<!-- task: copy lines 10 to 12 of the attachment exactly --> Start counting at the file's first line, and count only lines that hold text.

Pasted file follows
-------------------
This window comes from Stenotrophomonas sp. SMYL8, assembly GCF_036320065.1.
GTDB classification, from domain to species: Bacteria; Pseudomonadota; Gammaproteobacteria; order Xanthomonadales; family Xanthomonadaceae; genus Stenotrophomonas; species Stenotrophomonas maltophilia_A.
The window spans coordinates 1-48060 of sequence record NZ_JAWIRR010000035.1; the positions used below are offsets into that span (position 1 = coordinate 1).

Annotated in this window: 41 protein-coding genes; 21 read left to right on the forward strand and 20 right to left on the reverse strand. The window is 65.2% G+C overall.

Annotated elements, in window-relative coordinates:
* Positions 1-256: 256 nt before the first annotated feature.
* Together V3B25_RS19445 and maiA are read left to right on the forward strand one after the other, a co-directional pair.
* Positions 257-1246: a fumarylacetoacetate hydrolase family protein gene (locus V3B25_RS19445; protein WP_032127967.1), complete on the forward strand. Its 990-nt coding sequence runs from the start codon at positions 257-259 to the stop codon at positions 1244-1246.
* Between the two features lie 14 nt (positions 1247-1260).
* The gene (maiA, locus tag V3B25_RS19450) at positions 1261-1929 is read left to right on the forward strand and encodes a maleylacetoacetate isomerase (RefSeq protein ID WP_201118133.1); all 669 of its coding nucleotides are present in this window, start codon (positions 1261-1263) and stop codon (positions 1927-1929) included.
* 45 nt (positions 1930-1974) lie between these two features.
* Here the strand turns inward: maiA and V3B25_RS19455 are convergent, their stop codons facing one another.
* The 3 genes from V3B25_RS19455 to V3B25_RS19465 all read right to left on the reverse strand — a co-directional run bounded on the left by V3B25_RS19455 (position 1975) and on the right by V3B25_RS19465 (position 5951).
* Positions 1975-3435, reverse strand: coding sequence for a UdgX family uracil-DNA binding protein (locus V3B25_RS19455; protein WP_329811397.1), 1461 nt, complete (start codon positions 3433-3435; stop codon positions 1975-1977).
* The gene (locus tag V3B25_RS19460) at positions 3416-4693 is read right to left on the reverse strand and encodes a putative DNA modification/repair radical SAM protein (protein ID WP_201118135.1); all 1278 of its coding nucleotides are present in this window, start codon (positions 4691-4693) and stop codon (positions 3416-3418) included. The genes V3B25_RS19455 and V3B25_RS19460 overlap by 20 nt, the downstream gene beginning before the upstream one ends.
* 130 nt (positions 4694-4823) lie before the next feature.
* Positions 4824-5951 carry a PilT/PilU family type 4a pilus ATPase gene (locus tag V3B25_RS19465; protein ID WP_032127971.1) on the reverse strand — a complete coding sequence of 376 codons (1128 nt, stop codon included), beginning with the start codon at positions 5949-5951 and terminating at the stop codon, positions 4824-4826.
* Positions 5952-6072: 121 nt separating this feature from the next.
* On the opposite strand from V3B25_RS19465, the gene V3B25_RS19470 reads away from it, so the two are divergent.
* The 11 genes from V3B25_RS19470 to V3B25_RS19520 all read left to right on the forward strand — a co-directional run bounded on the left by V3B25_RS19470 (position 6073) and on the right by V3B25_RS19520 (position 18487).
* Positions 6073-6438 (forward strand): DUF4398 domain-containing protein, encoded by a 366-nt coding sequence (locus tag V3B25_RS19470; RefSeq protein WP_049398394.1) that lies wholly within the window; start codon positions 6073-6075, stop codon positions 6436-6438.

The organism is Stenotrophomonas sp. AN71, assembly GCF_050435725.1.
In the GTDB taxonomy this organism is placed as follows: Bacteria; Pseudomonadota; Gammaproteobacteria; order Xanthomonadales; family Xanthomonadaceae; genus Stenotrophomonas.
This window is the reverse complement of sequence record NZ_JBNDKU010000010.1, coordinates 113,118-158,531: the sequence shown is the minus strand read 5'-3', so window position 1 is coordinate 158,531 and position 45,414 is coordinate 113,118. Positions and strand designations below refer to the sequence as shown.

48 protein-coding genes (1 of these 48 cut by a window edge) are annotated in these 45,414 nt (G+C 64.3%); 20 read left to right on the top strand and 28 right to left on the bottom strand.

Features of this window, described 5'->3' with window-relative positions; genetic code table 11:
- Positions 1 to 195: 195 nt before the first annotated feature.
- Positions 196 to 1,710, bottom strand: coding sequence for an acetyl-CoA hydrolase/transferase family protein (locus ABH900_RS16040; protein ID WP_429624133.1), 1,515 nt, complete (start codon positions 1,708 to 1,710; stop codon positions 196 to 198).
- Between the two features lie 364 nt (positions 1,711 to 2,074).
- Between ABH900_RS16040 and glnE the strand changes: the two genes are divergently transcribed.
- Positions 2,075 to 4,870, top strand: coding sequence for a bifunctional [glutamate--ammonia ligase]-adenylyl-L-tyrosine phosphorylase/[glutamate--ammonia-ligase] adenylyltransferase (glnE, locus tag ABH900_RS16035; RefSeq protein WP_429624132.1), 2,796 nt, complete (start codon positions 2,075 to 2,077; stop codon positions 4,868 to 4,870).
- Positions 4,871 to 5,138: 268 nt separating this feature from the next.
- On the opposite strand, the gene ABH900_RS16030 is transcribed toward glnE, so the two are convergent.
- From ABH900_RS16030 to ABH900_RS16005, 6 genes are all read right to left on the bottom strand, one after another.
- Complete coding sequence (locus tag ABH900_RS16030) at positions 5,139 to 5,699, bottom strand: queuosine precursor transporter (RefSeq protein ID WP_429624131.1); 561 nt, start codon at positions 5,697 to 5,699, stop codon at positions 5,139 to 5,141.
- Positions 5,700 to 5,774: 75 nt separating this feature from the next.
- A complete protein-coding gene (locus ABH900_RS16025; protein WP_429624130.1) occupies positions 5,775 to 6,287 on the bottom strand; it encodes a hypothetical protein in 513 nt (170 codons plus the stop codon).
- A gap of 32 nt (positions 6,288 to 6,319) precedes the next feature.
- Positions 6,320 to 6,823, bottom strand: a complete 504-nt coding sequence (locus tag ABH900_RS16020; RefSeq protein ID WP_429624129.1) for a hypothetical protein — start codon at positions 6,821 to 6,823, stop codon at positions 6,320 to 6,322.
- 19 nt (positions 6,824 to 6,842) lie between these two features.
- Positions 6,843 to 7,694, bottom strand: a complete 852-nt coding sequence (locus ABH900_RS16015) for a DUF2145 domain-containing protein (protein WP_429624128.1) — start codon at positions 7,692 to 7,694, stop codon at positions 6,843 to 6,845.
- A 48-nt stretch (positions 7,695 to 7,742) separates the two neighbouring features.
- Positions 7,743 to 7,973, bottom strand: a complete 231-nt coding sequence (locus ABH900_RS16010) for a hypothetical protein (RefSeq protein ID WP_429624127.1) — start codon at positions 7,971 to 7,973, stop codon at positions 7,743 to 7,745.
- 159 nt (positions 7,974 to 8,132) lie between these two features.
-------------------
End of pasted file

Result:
* The gene (maiA, locus tag V3B25_RS19450) at positions 1261-1929 is read left to right on the forward strand and encodes a maleylacetoacetate isomerase (RefSeq protein ID WP_201118133.1); all 669 of its coding nucleotides are present in this window, start codon (positions 1261-1263) and stop codon (positions 1927-1929) included.
* 45 nt (positions 1930-1974) lie between these two features.
* Here the strand turns inward: maiA and V3B25_RS19455 are convergent, their stop codons facing one another.